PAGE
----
04/28/2008 12:00AM

Belmont simo negotiations at standstill


A cooperative of racetracks on the Eastern Seaboard has broken off negotiations on a simulcasting agreement with the New York Racing Association for the rights to accept wagers on Belmont Park, the cooperative said on Monday.

Belmont Park’s popular spring-summer meet opens on Wednesday. The executive director of the cooperative – which includes 16 member tracks in New Jersey, Pennsylvania, West Virginia, Delaware, Maryland, Virginia, Massachusetts, and New Hampshire – said the cooperative was unwilling to pay the rate that NYRA was seeking for the Belmont signal.

“NYRA’s unreasonable price demands, if agreed to, will negatively impact our member racetracks’ ability to present live and simulcast racing in the region,” said Martin Lieberman, the executive director of the cooperative.

Charles Hayward, the chief executive of NYRA, said he was “mystified” by the cooperative’s statement on Monday, and referred questions to Hal Handel, the chief operating officer who is in charge of the negotiations. Handel did not immediately return phone calls on Monday afternoon.

The cooperative, which was formed in 1999 in order to increase its members’ leverage over simulcasting negotiations, has clashed in the past with racetracks over simulcast rates, including two occasions when its members failed to come to terms over rates for NYRA’s signals. On both occasions, the two sides reached agreements after brief blackouts.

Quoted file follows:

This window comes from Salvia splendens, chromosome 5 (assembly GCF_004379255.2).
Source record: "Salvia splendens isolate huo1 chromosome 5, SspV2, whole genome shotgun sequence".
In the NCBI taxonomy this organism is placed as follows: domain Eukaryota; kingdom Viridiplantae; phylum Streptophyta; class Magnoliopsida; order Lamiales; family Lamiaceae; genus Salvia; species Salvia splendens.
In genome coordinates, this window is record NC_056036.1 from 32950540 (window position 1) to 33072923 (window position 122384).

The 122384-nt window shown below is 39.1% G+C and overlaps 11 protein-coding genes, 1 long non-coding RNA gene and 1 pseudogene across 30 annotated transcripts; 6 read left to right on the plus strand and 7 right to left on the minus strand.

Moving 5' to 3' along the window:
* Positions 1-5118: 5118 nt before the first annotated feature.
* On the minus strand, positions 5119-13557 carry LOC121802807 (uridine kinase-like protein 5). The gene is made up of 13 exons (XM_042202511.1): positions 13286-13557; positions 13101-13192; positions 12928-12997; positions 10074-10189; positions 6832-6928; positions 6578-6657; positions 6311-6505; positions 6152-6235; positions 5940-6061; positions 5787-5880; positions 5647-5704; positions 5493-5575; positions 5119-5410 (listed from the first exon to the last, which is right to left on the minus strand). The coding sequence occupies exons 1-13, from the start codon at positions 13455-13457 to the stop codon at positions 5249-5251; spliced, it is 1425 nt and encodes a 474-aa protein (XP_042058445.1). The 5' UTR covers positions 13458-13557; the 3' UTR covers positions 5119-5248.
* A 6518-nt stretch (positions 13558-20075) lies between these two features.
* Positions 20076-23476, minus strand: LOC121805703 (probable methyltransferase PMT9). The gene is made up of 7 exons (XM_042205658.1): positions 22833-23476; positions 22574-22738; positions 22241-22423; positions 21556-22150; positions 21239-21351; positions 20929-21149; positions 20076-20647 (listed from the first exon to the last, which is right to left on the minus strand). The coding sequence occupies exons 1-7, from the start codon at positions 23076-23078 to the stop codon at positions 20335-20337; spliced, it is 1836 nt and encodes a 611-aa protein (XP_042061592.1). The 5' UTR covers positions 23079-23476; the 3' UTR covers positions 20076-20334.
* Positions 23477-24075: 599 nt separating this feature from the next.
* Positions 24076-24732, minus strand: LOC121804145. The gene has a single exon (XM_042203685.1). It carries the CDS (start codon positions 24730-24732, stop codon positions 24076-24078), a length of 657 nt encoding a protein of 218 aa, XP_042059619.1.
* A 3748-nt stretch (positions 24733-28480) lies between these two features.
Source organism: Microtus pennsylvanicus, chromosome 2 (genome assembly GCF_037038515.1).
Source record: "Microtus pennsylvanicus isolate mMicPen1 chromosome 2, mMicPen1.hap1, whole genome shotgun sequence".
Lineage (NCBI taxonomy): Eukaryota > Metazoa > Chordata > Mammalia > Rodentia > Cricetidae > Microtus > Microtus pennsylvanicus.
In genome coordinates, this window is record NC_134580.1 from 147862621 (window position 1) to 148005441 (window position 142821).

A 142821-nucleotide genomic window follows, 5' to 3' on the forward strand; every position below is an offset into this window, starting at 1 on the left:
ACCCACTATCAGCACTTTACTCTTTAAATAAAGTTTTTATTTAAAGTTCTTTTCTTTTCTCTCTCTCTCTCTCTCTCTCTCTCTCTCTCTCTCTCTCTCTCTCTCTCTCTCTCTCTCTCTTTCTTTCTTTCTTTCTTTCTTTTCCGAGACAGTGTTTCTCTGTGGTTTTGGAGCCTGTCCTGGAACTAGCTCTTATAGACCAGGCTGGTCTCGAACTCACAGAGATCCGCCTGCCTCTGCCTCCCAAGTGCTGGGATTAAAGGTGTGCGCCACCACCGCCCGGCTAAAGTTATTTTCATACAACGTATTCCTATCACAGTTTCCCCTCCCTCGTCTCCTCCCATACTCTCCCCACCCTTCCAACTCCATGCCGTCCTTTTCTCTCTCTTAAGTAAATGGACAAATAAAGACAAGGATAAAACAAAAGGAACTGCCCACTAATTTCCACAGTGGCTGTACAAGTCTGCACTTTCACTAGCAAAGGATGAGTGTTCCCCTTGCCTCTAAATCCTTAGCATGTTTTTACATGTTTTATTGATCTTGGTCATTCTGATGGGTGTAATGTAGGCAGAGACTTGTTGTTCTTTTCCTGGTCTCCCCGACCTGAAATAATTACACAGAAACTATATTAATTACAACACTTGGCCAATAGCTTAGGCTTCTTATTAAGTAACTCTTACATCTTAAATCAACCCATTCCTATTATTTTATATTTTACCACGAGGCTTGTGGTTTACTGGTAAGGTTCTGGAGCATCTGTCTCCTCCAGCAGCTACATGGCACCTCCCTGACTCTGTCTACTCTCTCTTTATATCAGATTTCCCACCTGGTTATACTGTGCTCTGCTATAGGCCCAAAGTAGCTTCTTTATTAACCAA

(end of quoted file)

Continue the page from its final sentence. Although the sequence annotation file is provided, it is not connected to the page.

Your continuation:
The threat of a blackout of the Belmont signal comes at a time when many high-profile racetracks are seeking higher rates for their signals. In addition, some horsemen’s groups are also seeking higher cuts of simulcasting fees for in-home wagers. The twin pressures have recently disrupted the availability of several signals at simulcast sites and account-wagering operations.

Simulcast sites retain the difference between the rate they pay for a signal and the takeout. Therefore, any increase in the rate or decrease in the takeout eats into the revenues retained by simulcast sites.

NYRA has one of the lowest takeouts in the country, and it is also one of the most sought-after signals by horseplayers.